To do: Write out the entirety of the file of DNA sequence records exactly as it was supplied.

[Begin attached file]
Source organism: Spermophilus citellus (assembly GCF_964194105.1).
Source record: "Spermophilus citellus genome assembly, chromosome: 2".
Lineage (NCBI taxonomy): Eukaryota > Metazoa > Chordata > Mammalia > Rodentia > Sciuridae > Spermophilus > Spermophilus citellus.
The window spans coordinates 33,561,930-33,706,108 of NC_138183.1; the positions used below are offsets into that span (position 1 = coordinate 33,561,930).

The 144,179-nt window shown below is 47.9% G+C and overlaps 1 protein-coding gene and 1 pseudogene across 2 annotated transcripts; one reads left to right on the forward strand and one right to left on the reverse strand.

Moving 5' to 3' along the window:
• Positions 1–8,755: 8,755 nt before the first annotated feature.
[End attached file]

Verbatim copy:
Source organism: Spermophilus citellus (assembly GCF_964194105.1).
Source record: "Spermophilus citellus genome assembly, chromosome: 2".
Lineage (NCBI taxonomy): Eukaryota > Metazoa > Chordata > Mammalia > Rodentia > Sciuridae > Spermophilus > Spermophilus citellus.
The window spans coordinates 33,561,930-33,706,108 of NC_138183.1; the positions used below are offsets into that span (position 1 = coordinate 33,561,930).

The 144,179-nt window shown below is 47.9% G+C and overlaps 1 protein-coding gene and 1 pseudogene across 2 annotated transcripts; one reads left to right on the forward strand and one right to left on the reverse strand.

Moving 5' to 3' along the window:
• Positions 1–8,755: 8,755 nt before the first annotated feature.